Gowing called to me across the gate, and said: “We shan’t be a minute.” I waited for them the best part of an hour. When they appeared they were all in most excellent spirits, and the only one who made an effort to apologise was Mr. Stillbrook, who said to me: “It was very rough on you to be kept waiting, but we had another spin for S. and B.’s.” I walked home in silence; I couldn’t speak to them. I felt very dull all the evening, but deemed it advisable not to say anything to Carrie about the matter.
April 14.—Spent the whole of the afternoon in the garden, having this morning picked up at a bookstall for fivepence a capital little book, in good condition, on Gardening. I procured and sowed some half-hardy annuals in what I fancy will be a warm, sunny border. I thought of a joke, and called out Carrie. Carrie came out rather testy, I thought. I said: “I have just discovered we have got a lodging-house.” She replied: “How do you mean?” I said: “Look at the boarders.” Carrie said: “Is that all you wanted me for?” I said: “Any other time you would have laughed at my little pleasantry.” Carrie said: “Certainly—at any other time, but not when I am busy in the house.” The stairs looked very nice. Gowing called, and said the stairs looked all right, but it made the banisters look all wrong, and suggested a coat of paint on them also, which Carrie quite agreed with. I walked round to Putley, and fortunately he was out, so I had a good excuse to let the banisters slide. By-the-by, that is rather funny.
April 13.—An extraordinary coincidence: Carrie had called in a woman to make some chintz covers for our drawing-room chairs and sofa to prevent the sun fading the green rep of the furniture. I saw the woman, and recognised her as a woman who used to work years ago for my old aunt at Clapham. It only shows how small the world is.
April 12.—Mustard-and-cress and radishes not come up yet. Left Farmerson repairing the scraper, but when I came home found three men working. I asked the meaning of it, and Farmerson said that in making a fresh hole he had penetrated the gas-pipe. He said it was a most ridiculous place to put the gas-pipe, and the man who did it evidently knew nothing about his business. I felt his excuse was no consolation for the expense I shall be put to.
In the evening, after tea, Gowing dropped in, and we had a smoke together in the breakfast-parlour. Carrie joined us later, but did not stay long, saying the smoke was too much for her. It was also rather too much for me, for Gowing had given me what he called a green cigar, one that his friend Shoemach had just brought over from America. The cigar didn’t look green, but I fancy I must have done so; for when I had smoked a little more than half I was obliged to retire on the pretext of telling Sarah to bring in the glasses.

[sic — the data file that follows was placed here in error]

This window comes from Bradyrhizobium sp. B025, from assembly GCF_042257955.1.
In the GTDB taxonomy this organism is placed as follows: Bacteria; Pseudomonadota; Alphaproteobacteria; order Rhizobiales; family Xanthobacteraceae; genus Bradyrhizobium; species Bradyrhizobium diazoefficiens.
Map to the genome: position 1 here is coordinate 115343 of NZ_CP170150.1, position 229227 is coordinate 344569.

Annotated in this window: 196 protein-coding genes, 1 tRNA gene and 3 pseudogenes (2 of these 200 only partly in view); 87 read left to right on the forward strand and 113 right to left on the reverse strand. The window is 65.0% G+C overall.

I took a walk round the garden three or four times, feeling the need of fresh air. On returning Gowing noticed I was not smoking: offered me another cigar, which I politely declined. Gowing began his usual sniffing, so, anticipating him, I said: “You’re not going to complain of the smell of paint again?” He said: “No, not this time; but I’ll tell you what, I distinctly smell dry rot.” I don’t often make jokes, but I replied: “You’re talking a lot of dry rot yourself.” I could not help roaring at this, and Carrie said her sides quite ached with laughter. I never was so immensely tickled by anything I have ever said before. I actually woke up twice during the night, and laughed till the bed shook.
April 11.—Mustard-and-cress and radishes not come up yet. To-day was a day of annoyances. I missed the quarter-to-nine ’bus to the City, through having words with the grocer’s boy, who for the second time had the impertinence to bring his basket to the hall-door, and had left the marks of his dirty boots on the fresh-cleaned door-steps. He said he had knocked at the side door with his knuckles for a quarter of an hour. I knew Sarah, our servant, could not hear this, as she was upstairs doing the bedrooms, so asked the boy why he did not ring the bell? He replied that he did pull the bell, but the handle came off in his hand.
I was half-an-hour late at the office, a thing that has never happened to me before. There has recently been much irregularity in the attendance of the clerks, and Mr. Perkupp, our principal, unfortunately choose this very morning to pounce down upon us early. Someone had given the tip to the others. The result was that I was the only one late of the lot. Buckling, one of the senior clerks, was a brick, and I was saved by his intervention. As I passed by Pitt’s desk, I heard him remark to his neighbour: “How disgracefully late some of the head clerks arrive!” This was, of course, meant for me. I treated the observation with silence, simply giving him a look, which unfortunately had the effect of making both of the clerks laugh. Thought afterwards it would have been more dignified if I had pretended not to have heard him at all. Cummings called in the evening, and we played dominoes.
April 10.—Farmerson came round to attend to the scraper himself. He seems a very civil fellow. He says he does not usually conduct such small jobs personally, but for me he would do so. I thanked him, and went to town. It is disgraceful how late some of the young clerks are at arriving. I told three of them that if Mr. Perkupp, the principal, heard of it, they might be discharged.
Pitt, a monkey of seventeen, who has only been with us six weeks, told me “to keep my hair on!” I informed him I had had the honour of being in the firm twenty years, to which he insolently replied that I “looked it.” I gave him an indignant look, and said: “I demand from you some respect, sir.” He replied: “All right, go on demanding.” I would not argue with him any further. You cannot argue with people like that. In the evening Gowing called, and repeated his complaint about the smell of paint. Gowing is sometimes very tedious with his remarks, and not always cautious; and Carrie once very properly reminded him that she was present.